It's always nice to see people happy in their work, but those Microsoft executives still have some work to do in turning their business into the cool, consumer-friendly brand they seem to think it deserves to be.

As you may have guessed from one of my searches, I'm now off on holiday for a couple of weeks. I'm sure there'll be plenty to catch up on when I get back.

Comments

  • Comment number 1.

    Whilst searching for Pound v Euro clearly ought to work, a search for "Pound Euro" on both sites immediately returns the exact information that you're searching for.

  • Comment number 2.

    You made me curious so I searched for "pasty"

    Both Bing! and Google show the wikipedia entry (wikipedia appears to be a common theme here) however I did take great delight that Google had the following result displayed half way doen the page http://www.google.co.uk/search?pasty

  • Comment number 3.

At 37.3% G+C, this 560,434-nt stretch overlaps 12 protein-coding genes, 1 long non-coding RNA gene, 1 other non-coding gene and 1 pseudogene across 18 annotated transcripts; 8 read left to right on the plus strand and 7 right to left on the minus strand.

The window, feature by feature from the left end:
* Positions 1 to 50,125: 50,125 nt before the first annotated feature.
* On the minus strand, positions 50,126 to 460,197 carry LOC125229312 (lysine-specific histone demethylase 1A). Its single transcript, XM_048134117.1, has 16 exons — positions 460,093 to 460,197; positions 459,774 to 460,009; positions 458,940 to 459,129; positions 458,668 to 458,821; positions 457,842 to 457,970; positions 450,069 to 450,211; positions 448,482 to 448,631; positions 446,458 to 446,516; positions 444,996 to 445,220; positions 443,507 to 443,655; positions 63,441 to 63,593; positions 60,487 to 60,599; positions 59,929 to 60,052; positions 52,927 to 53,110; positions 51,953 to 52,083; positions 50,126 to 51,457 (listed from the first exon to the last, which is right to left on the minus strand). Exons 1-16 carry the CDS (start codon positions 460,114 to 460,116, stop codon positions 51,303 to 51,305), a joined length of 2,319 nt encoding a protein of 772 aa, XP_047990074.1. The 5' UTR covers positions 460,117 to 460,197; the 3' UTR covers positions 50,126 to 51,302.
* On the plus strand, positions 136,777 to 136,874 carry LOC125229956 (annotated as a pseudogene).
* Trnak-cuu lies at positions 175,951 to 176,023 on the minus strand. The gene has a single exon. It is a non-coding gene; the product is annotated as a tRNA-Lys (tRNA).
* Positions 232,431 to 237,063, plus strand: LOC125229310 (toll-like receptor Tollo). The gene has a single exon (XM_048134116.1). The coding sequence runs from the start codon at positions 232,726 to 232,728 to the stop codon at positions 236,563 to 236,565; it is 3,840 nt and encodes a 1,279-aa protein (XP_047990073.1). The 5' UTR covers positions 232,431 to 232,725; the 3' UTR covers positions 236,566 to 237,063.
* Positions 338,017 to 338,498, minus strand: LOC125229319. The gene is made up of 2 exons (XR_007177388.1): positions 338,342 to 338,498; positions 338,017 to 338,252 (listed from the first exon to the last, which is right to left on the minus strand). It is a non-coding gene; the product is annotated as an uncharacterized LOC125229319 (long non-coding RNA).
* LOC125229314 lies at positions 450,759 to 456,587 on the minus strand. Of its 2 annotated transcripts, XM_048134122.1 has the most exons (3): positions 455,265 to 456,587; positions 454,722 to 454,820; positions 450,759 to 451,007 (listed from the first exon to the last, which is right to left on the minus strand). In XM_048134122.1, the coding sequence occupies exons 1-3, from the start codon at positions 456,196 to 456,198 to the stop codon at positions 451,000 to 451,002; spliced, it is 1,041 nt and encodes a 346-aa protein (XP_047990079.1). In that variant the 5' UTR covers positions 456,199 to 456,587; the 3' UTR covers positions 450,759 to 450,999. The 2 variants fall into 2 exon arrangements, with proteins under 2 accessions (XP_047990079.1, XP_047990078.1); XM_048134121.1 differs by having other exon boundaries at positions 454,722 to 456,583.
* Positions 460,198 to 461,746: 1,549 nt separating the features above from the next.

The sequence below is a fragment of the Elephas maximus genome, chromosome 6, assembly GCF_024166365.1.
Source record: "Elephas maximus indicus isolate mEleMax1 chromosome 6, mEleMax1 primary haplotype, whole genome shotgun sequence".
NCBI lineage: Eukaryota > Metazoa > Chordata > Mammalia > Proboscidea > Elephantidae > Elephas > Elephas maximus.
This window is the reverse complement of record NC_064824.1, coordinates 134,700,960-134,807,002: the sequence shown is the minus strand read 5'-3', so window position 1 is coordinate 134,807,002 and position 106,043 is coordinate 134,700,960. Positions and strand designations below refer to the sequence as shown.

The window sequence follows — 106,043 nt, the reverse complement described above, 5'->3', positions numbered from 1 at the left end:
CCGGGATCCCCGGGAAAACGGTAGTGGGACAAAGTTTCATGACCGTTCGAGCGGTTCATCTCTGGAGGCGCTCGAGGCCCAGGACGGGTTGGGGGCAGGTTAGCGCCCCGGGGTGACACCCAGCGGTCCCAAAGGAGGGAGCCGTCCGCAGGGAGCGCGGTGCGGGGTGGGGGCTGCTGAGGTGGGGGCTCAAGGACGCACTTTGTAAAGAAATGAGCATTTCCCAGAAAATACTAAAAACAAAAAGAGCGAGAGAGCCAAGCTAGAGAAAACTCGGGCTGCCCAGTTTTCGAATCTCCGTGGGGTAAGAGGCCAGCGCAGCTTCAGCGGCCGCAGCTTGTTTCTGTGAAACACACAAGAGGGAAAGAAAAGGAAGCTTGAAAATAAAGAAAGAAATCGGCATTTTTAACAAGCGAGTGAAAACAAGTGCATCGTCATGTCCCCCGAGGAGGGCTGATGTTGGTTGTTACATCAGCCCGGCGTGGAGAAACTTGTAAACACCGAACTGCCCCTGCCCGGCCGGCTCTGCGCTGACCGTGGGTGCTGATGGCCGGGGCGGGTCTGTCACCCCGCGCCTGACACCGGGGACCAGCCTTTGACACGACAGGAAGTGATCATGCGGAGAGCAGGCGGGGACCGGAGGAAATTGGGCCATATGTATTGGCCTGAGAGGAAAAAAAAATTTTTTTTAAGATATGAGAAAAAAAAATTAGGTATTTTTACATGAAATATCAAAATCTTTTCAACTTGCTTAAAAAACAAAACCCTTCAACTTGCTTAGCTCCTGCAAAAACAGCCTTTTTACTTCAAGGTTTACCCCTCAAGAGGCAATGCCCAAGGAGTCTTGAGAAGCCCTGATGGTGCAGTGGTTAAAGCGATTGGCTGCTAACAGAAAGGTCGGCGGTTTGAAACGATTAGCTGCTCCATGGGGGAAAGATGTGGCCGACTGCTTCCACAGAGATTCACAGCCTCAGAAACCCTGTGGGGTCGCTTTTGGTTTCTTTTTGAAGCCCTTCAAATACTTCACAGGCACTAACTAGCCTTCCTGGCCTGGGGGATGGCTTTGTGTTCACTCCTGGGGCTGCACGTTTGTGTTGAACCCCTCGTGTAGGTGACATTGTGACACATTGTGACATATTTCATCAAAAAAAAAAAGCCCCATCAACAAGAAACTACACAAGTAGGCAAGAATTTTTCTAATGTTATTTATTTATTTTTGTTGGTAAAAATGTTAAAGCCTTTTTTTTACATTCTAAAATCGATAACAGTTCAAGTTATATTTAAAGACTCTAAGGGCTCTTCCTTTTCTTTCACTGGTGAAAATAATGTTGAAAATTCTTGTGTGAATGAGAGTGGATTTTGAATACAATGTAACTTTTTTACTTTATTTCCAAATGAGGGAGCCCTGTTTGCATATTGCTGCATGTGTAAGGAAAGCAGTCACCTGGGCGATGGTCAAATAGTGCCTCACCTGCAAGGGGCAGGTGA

The reason there are pre-orders for Windows 7 is because it basically doubles in price when it goes on sale! With XP users having to clean install (losing two decades of data), I don't see myself upgrading soon. But, anecdotes aren't data I suppose. I've got no objection to them doing a good job. Just haven't seen any evidence other than a lot of self-congratulatory back-slapping so far.

  • Comment number 4.

    These technology pages are fast becoming a joke, is Bing the most exciting story you could find concerning Microsoft?

    I would have thought that Windows 7 encryption being broken more than 3 months before the release date would have more weight and relevance?

  • Comment number 5.

    I don't think I can ever go back to Microsoft for the evil policies they have introduced, forcing us to sign contracts AFTER handing over oour money. Now all other companies do the same.

    Microsoft, I hope you go bust for that!

  • Comment number 6.